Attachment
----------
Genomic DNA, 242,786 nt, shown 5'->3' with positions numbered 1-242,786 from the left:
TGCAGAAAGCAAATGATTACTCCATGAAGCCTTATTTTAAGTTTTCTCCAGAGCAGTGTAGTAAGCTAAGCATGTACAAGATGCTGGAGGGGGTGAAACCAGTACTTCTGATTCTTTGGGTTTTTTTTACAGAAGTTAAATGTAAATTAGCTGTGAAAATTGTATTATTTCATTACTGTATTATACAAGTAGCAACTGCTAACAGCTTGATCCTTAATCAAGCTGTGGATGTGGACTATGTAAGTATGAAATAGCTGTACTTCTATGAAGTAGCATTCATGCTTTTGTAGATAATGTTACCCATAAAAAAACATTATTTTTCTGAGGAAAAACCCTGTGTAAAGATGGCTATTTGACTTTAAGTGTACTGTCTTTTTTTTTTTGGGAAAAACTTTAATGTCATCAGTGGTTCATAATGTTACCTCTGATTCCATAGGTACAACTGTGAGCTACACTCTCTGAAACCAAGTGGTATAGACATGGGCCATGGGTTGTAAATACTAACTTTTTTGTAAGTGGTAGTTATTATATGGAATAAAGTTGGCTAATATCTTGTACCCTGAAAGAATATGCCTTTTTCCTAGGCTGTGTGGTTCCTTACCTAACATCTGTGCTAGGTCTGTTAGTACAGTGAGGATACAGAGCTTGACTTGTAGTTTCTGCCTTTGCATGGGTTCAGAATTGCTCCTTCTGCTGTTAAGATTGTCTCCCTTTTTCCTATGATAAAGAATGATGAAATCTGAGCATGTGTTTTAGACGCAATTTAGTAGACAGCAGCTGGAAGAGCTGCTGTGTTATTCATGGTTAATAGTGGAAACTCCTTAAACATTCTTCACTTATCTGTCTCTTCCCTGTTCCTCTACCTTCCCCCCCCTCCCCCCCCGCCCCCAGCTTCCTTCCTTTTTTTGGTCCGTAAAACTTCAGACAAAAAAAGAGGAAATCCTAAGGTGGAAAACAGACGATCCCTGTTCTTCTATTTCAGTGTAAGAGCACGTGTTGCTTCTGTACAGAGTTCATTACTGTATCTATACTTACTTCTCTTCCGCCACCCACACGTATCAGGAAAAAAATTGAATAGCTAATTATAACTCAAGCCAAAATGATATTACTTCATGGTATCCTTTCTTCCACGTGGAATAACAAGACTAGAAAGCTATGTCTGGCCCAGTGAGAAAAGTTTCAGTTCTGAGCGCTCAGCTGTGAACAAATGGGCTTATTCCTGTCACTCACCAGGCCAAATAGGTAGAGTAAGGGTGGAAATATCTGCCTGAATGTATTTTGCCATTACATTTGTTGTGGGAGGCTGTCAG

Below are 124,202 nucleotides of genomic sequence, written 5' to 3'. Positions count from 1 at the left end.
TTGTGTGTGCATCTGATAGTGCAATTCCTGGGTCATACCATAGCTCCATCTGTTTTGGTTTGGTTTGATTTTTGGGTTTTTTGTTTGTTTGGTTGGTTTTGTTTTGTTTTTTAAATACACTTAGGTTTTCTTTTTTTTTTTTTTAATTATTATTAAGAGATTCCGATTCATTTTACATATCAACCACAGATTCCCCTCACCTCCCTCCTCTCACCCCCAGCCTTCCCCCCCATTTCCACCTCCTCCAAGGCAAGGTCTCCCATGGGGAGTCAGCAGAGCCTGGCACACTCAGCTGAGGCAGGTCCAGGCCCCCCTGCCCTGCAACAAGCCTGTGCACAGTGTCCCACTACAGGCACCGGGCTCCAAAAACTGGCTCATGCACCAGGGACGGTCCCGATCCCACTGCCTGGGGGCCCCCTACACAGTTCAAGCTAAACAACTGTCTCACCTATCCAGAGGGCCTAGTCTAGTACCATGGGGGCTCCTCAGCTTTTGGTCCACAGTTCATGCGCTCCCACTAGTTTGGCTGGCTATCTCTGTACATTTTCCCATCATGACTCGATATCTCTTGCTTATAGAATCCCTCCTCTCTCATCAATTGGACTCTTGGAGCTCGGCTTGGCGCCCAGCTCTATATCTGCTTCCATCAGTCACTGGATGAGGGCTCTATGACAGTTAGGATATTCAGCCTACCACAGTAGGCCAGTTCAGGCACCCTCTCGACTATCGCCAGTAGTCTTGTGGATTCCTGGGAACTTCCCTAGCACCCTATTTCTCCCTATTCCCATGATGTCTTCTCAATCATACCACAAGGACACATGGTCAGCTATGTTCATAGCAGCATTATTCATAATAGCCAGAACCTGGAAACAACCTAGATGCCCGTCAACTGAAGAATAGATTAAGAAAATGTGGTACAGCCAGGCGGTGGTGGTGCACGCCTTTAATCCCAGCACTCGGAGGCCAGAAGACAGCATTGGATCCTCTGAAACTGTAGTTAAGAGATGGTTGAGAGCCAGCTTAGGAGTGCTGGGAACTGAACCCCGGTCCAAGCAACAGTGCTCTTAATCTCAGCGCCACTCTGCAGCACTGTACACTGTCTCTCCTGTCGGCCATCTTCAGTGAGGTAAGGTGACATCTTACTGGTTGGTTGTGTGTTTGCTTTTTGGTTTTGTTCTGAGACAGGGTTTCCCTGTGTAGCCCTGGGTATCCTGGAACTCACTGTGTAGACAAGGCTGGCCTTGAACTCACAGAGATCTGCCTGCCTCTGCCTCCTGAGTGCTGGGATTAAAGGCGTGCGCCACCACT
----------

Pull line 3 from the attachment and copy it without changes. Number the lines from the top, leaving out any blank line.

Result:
Below are 124,202 nucleotides of genomic sequence, written 5' to 3'. Positions count from 1 at the left end.